Altaflora


Pop your head into yards in Altadena and there’s no telling what you’ll find. Sunday, Altadena Heritage held its Golden Poppy Awards Sunday at the home of Kazi Petelka and John Steinmetz, on Mar Vista. And in their yard you’ll find a few dozen chickens among the crops of fruit and vegetables. Part orchard and part farm, this urban spread is what people mean when they say “urban farm.” Pumpkins are even growing on the roof.

Kazi, a first violist with the L.A. Opera, gave teaching tours of the property to dozens of eager students drooling over the packed avocado trees. I was sorry to learn she offs the poor squirrel who gets in her way, but we all have our own karma to deal with said my unusually understanding pal, who has been known to keep an orphaned baby squirrel warm in her bra until she could get it to a rescue center.  Farming is a sometimes brutal business.

I’d say about 100 Altadenans enjoyed the cooler early evening atmosphere, grateful the event was moved back from 4 p.m. when all would have wilted.

Four residents were chosen to receive the Golden Poppy Award, this year given to those with sustainable gardens. Chair Mark Goldschmidt explained the new criteria, which also resulted in an $11,000 grant from Edison to promote sustainability. Mark also presented the awards. I was unable to get all the names, but I’m attaching a number of photos. One couple, Jennifer and Ham, live just down the street from me. They’re the ones with the farm in their front yard that I’ve been meaning to visit. So now we’ve met. I’ll be getting down to see their yard up close very soon.

Patrick Reagan was out touting the benefits of having a co-op in Altadena. And in gardening spirit, bags of iris rhizomes were out for the sharing. Richard Davies promised a major event in late October at the Mosoleum, so stay tuned. Hoping it doesn’t involve the dead, being so near Halloween.

 Here’s my new blog in Digital Photographer Magazine on Politics and Photography…the Power of the Picture.
And here’s the magazine cover, with my photo of a glorious Orient Express epiphyllum that bloomed recently in my backyard. Bought it at the Huntington cactus sale about 4 years ago. Got first bloom last year, and three this time around, two simultaneously. What a sight.
Go ahead, subscribe! It’s an online publication delivered through www.Zinio.com
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Dozens of nurseries and growers once inhabited the hills of Altadena. And if it wasn’t for Pasadena fighting to have the 210 freeway go thru their town, our last remaining nursery would have disappeared long ago. Thankfully, Nuccio’s famed camellia and azalea nursery on Chaney Trail does still remain, and today hosted the Altadena Heritage Society’s Breakfast of tea, coffee and treats, featuring Julius “The Nuch” Nuccio and friend and Altadena historian Michelle Zack.  

In their beautiful location since 1946, “The Nuch” told a gathering of more than 50 flora and history buffs how his family came to start the nursery in 1935.  It was all because his father and nephew gave their gardening obsessed mother a camelia. “She got them interested in plants. She didn’t care if there were dirty dishes in the sink, she’d be out in the garden,” he joked. Their initial nursery was kept in their grandparent’s yard during the war, cared for by the women of the family. Once that was over, grandfather said it was time he got his house back. “When we first got this property we thought we’d go broke,” said Nuccio. “I hated it. Worked here since I was 12. Tried another job for a month, but came right back.”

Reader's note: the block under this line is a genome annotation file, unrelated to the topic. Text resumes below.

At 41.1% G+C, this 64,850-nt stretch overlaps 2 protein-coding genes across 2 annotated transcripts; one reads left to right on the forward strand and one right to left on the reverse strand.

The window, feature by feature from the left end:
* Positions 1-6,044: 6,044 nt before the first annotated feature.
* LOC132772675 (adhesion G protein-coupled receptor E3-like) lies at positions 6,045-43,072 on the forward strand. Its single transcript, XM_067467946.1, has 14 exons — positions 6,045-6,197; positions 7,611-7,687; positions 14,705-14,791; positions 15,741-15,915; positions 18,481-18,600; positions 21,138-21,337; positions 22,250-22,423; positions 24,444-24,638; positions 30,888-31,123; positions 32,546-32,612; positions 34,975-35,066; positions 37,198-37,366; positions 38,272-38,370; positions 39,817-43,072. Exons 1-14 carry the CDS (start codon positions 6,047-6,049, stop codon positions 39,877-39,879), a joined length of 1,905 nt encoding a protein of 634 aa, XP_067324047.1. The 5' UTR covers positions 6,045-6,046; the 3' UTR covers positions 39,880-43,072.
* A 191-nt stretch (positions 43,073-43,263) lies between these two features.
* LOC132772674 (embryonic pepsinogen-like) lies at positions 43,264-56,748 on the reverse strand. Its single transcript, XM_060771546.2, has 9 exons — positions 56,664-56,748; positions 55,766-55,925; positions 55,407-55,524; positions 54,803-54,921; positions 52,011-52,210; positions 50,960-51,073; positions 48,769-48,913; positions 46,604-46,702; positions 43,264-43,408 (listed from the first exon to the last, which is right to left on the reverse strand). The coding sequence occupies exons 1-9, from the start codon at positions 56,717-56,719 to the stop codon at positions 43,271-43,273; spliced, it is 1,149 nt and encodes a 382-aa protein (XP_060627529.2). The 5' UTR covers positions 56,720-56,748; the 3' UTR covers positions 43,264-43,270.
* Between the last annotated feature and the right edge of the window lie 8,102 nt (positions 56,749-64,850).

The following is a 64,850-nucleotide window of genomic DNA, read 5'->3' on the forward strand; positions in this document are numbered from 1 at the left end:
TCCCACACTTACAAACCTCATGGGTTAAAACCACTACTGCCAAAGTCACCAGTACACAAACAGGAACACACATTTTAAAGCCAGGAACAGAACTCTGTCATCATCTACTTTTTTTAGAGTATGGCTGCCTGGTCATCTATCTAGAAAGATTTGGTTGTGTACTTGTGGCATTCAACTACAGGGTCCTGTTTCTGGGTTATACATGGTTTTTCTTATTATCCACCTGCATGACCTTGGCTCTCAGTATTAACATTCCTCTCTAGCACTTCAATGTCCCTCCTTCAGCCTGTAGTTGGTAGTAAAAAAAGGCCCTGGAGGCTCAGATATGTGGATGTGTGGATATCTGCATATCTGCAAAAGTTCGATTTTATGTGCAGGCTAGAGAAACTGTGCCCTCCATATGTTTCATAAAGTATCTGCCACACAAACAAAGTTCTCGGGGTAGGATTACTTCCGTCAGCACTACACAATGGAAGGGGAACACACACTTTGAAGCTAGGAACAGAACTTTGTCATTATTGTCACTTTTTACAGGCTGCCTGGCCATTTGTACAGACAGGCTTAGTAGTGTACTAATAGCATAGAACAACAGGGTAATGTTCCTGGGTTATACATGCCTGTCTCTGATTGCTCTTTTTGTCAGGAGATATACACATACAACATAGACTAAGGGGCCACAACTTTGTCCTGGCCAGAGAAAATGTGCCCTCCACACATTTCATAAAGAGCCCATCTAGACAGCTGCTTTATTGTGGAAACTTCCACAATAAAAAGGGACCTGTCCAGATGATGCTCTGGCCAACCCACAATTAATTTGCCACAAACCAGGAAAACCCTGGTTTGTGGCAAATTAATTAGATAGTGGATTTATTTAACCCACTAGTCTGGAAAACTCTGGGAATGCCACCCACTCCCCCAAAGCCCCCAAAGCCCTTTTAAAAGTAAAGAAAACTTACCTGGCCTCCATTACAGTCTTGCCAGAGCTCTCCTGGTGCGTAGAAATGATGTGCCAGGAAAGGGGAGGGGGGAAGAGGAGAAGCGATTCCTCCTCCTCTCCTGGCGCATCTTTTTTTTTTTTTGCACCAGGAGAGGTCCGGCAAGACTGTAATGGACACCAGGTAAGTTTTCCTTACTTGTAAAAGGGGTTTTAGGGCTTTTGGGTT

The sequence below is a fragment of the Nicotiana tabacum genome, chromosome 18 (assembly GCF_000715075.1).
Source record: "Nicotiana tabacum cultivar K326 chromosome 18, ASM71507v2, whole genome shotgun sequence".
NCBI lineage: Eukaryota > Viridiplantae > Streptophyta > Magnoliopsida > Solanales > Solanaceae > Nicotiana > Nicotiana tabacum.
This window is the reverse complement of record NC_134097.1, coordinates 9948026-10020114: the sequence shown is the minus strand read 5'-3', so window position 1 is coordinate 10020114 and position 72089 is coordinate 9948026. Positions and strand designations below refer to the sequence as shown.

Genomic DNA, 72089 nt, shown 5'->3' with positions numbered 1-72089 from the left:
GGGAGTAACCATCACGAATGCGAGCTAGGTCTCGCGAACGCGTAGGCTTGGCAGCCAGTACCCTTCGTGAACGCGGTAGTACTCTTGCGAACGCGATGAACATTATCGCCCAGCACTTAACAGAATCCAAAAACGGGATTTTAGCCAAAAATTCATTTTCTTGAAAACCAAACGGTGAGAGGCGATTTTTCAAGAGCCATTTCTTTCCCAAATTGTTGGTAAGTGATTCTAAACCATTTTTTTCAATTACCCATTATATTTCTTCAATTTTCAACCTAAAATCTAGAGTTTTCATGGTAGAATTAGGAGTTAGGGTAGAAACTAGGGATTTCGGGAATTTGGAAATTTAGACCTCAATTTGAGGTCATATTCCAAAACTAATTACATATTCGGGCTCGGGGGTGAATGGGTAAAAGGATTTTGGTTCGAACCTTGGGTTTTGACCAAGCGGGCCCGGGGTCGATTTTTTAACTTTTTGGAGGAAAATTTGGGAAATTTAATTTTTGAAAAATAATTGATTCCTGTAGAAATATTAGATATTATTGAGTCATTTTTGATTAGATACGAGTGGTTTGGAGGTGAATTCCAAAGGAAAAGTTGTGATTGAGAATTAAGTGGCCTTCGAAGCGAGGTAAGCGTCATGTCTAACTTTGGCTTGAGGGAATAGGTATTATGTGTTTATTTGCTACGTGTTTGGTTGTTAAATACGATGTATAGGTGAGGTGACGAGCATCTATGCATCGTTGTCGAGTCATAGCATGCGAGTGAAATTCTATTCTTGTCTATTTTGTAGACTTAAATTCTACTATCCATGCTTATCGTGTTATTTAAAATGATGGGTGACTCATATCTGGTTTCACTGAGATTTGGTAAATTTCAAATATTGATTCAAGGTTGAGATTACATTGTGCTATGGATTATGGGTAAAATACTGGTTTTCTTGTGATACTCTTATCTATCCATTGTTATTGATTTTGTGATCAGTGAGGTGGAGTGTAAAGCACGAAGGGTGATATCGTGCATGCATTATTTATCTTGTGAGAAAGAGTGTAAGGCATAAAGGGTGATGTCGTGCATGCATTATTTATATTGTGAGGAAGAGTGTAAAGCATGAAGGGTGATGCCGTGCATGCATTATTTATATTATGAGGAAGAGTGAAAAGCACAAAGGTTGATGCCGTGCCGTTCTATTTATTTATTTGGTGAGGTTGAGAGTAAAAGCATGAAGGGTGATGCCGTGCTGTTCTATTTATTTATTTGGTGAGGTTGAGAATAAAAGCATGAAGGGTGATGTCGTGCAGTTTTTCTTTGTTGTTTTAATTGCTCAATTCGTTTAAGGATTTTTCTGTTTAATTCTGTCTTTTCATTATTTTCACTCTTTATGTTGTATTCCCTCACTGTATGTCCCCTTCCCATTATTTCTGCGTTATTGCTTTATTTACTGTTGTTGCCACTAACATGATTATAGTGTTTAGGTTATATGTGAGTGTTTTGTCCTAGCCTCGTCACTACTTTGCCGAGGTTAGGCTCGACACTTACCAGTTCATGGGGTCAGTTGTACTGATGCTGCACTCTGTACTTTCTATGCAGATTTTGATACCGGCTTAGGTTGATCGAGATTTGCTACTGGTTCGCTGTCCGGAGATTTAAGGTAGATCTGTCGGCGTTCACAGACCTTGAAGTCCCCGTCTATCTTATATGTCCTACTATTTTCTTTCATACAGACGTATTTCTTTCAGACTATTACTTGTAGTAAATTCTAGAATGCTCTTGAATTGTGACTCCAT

Wisely, his dad and uncle saw the trends in the nursery business and decided to specialize. They carry more than 500 varieties of both flowers, just a drop in the bucket of the thousands of varieties exist. Their two most famous are the Nuccio’s Bella Rosa and Pink Pearl. They still hand water and fertilize each plant because watering systems killed too many of them.

The soil secrets of both plants: Camellias take 1/3 soil, 1/3 peat and 1/3 pearlite. Azaleas take 2/3 peat and 1/3 pearlite. When the plants are blooming, they’re dormant. That’s when to move them if you need to. Prune right after blooming is complete.  

Nuccio’s has never advertised — yet last summer The Nuch said it was their best summer ever. That’s what growing a business is all about.

 More to come on this. Here are a few pix of the day…

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Michele Zack

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Don’t miss a chance to talk with the Nuccios about how your camelias and azaleas are doing. It’s a joy to have such a resource in our own backyard.

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The Scripps Home closed in November as owners prepare to tear it down and replace it with a more modern and spacious home for elderly residents. Today was their plant giveaway and dozens of people and local gardeners showed up to help themselves to Scripps flora. My husband and I did too, just as the day was winding down. You can see from the scars in the land that plenty of greenery was had by all. I’ll chronicle the evolution of the home here.

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Soon all of Scripps will be demolished

What will happen to her?

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